Wednesday, October 18, 2017

The Beguiled (2017)

rating: ****

the story: A Union soldiers ends up resting in a house full of Southern belles.

what it's all about: The story began as a book (1966's A Painted Devil by Thomas Cullinan) and then a Clint Eastwood film in 1971.  Sofia Coppola turned it into her sixth feature film in 2017.  It seems befitting for the director of The Virgin Suicides.  And also the star of Miss Julie, Colin Farrell.

Critics seem to have dismissed it as a mostly unnecessary duplication of Eastwood's film.  This is odd, as Eastwood's film really has no lasting cultural legacy.  You can tell when critics can't come up with a better way to dismiss a movie when they start referencing stuff they probably had to research in order to talk about, or otherwise material the general public has never heard of. 

At any rate, I think, as a movie layman, that The Beguiled works quite well, especially in relation to Coppola and Farrell's back catalog.  Coppola's first movie, The Virgin Suicides, was about a brood of sisters who, ah, beguile the neighborhood boys who can't understand what happens to them.  Farrell and Jessica Chastain matched wits in Liv Ullmann's Miss Julie, a 2014 adaptation of the August Strindberg play; it's Chastain who dominates Farrell in that one, although there ends up being a fair amount of blame to go around in how it ends.

Likewise, Farrell is both criminal and victim in The Beguiled.  His Union soldier can't help but exude charm amongst the women he becomes surrounded by, and he leads basically all of them on.  But this ends up backfiring on him when he chooses one of them and by default betrays the rest of them, which leads to...ah, well, nothing good. 

The women are led by a few heavy hitters: Nicole Kidman, Elle Fanning, and Coppola veteran (she appeared in Virgin Suicides and Marie Antoinette) Kirsten Dunst.  Between Kidman's and Dunst's characters, Farrell has the most trouble.  He arrives at their doorstep with an injured leg, and reinjures it when Dunst sends him tumbling down a stairway.  Kidman makes the decision to amputate it, believing she has no other choice.  Farrell interprets it as a spiteful gesture.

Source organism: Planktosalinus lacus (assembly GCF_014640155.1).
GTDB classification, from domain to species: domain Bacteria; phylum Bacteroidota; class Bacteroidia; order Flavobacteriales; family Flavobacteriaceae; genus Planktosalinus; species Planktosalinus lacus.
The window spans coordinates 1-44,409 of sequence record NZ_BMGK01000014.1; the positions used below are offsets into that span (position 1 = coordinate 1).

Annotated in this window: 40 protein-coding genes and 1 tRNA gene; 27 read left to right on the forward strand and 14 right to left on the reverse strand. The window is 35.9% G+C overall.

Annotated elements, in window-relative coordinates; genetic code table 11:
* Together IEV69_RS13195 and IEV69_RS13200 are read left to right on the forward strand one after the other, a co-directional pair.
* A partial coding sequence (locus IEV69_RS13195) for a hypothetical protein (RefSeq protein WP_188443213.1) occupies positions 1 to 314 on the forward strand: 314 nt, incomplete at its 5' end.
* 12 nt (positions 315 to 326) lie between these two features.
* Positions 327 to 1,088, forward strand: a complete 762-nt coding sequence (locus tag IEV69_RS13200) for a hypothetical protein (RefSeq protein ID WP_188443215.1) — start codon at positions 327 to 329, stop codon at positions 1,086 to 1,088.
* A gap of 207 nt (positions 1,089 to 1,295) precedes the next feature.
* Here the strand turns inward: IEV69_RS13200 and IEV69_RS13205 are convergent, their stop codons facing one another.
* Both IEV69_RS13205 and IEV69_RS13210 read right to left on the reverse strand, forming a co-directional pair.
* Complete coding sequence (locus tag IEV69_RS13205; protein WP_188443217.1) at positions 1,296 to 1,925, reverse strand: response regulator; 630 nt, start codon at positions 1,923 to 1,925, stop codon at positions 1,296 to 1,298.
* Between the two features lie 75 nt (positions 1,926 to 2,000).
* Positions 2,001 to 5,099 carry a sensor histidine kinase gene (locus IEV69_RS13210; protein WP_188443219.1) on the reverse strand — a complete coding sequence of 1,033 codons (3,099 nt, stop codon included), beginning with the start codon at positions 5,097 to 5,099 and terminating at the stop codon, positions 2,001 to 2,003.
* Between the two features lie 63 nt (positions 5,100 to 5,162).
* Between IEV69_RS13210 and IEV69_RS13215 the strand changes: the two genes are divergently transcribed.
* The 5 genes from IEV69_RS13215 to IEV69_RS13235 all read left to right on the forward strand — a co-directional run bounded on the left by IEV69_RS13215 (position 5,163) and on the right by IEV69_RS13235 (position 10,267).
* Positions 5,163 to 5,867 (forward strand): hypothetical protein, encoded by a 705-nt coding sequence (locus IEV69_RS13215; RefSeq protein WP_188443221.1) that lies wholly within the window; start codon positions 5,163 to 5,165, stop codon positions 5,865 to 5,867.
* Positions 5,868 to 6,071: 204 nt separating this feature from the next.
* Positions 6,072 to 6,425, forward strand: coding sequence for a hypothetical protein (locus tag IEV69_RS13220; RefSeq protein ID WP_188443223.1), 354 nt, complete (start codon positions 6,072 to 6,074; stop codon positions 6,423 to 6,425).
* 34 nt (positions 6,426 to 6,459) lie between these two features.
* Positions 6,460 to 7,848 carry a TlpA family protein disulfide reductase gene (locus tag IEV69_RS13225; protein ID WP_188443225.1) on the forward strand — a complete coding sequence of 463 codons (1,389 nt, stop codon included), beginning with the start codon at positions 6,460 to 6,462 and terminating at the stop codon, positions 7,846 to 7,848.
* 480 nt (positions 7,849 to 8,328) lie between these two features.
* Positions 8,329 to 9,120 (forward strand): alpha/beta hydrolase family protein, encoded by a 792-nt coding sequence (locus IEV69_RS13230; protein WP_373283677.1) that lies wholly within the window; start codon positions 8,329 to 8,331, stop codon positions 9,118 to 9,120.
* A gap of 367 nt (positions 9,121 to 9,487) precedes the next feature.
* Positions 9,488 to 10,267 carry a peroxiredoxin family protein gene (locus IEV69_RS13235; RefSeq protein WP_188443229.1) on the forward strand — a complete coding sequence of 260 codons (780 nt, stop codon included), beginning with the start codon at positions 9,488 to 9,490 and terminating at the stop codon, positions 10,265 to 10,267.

In Miss Julie, it's Chastain who becomes totally unhinged; in Beguiled it's Farrell (I kind of wish it had been Chastain, rather than Kidman, who played the matriarch, for that reason alone).  It occasions his best scenes in the movie, anyway.  Kidman channels her Cold Mountain performance; Dunst is again her classic shrinking violet, a role that thrust her to prominence early in the millennium (the Sam Raimi Spider-Man trilogy, where she portrayed Mary Jane Watson), and as in her previous Coppola collaborations, she again finds new ways to present it.

The story itself must be considered fascinating.  Even if you fault Farrell for his fate, you can't say it's justified.  In some ways it seems a rebuke from Coppola for the exaggerated emotions running rampant today.  And it can't be a mistake that it's a Civil War drama, in an age where the United States seems to be teetering on schism once again. 

It's a contemplative drama well worth relishing, and a sobering reflection on the battles of the sexes.